How to Build a Two Story Playhouse

Written by j.e. myers
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Children love outdoor playhouses. Build one for your children and you will be guaranteeing them lasting memories. Construction of a two-story playhouse will be challenging and very good construction skills will be necessary. However, the result of your efforts will be magical in the eyes of your child. A fanciful and well-built playhouse is truly a gift that will last for many years. Planning and proper site preparation are important.

Skill level:
Easy

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Instructions

  1. 1

    Seek proper building permits and necessary permissions. Most communities regulate the size and location of all outdoor structures including permanent playhouses. Some homeowner associations prohibit permanent playhouses so check covenants before proceeding.

  2. 2

    Draft your playhouse design. Plan to build doors and windows to "child" scale but allow for growth of children over the years. A good playhouse design will accommodate the needs of a preschooler through the sixth grade.

  3. 3

    Determine a means of access to the second story. A vertical ladder or real steps are common. Keep emergencies in mind and determine how an adult can access the second floor if necessary. Dual entrances and exits from both floors are especially good.

  4. 4

    Plan for safety. Do not exceed six feet in height for a second story. A fall from a taller second story window or other opening could be fatal to smaller children. Do not use real glass in any windows: Plexiglas is a safer alternative. Avoid any potential pinching or strangling hazards such as ropes and trap doors.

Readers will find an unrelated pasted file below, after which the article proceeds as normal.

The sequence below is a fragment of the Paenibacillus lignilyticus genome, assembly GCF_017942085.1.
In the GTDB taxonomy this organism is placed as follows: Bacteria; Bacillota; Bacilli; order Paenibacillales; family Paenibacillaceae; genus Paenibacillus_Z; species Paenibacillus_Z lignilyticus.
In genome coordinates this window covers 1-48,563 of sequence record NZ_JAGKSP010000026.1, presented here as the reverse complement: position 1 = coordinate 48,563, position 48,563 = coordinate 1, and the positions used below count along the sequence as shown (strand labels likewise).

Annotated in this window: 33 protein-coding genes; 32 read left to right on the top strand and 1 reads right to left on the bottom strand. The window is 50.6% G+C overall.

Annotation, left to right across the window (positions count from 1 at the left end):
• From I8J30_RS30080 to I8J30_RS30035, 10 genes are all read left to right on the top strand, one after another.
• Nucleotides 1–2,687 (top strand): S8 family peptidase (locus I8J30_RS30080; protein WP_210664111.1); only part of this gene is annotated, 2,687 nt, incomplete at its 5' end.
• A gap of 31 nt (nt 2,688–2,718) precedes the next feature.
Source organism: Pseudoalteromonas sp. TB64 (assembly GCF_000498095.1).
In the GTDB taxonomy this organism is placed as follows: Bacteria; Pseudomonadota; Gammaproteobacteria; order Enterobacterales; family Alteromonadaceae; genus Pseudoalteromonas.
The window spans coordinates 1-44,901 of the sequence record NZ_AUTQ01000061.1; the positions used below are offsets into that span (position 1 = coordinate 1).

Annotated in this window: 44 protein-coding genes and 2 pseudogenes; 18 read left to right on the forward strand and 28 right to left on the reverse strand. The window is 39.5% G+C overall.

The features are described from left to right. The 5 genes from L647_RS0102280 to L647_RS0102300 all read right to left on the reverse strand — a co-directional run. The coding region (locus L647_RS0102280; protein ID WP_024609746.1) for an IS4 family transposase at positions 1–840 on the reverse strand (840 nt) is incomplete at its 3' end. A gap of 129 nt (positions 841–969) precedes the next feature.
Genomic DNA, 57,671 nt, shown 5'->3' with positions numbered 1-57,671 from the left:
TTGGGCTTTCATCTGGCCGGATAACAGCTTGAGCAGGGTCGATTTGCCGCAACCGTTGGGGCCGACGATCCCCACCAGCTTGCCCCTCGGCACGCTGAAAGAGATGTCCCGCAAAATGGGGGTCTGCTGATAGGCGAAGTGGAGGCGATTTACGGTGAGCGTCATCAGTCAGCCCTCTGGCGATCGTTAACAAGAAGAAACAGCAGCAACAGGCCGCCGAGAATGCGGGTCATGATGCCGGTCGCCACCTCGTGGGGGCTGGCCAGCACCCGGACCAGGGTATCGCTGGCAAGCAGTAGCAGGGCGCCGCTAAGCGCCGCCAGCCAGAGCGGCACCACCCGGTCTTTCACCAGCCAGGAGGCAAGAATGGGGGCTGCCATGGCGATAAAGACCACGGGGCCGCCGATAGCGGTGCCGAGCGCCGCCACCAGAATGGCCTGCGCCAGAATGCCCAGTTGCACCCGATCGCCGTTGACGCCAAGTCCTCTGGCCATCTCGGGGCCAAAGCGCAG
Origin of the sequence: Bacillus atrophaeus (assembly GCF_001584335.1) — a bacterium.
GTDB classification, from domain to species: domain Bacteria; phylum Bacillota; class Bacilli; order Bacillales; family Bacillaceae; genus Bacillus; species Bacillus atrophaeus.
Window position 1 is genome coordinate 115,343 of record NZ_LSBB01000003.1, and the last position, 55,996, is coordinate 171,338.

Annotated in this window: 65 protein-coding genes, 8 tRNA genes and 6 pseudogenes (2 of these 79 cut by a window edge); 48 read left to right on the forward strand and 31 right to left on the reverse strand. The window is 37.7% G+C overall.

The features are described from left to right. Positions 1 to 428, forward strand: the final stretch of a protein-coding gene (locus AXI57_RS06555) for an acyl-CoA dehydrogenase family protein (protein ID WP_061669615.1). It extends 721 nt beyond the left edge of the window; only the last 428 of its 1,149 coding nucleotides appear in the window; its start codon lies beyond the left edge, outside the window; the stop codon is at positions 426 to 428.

5. 5

    Design with supervision in mind. Build openings and windows that will permit you to supervise activities inside the playhouse easily.

  6. 6

    Prepare the building site. Do not build a permanent foundation. Prepare the base of the playhouse by removing sod and laying down tamped masonry clay or gravel or patio blocks to keep the floor of playhouse off the wet ground.

  7. 7

    Frame the playhouse as you would a real home, using 2x4 lumber. Attach sidewalls to a wooden floor frame. Construct roofing joists so that water run off will be efficient.

  8. 8

    Cover floors, walls, and the roof with ¾ inch AC plywood. Position the "good" side of the plywood towards the interior of the house.

  9. 9

    Install any steps, ladders, or other transition devices. Install ladders permanently so children cannot move them out of position.

  10. 10

    Insulate walls with "house wrap" and insulation if desired and then sheath the structure with shingles, siding, and real roofing tiles. .

  11. 11

    Build exterior steps to the second floor if desired. Add banisters and railings on any second story staircases and decks.

  12. 12

    Add window and door treatments. Sash windows that open and close like real windows are fun but shuttered windows work well too. Double or "Dutch" doors are good for creative play.

  13. 13

    Trim the outside playhouse with mouldings. Finish and seal floors and walls inside the playhouse to prevent splintering. Avoid carpeting.

  14. 14

    Paint the interior and exterior to suit. For the benefit of neighbours and home values, paint the exterior in colours that coordinate with your home and which are not too loud. Avoid decorating the outside of the playhouse with images based on fads like popular television characters. Stick to timeless, gender-neutral themes.

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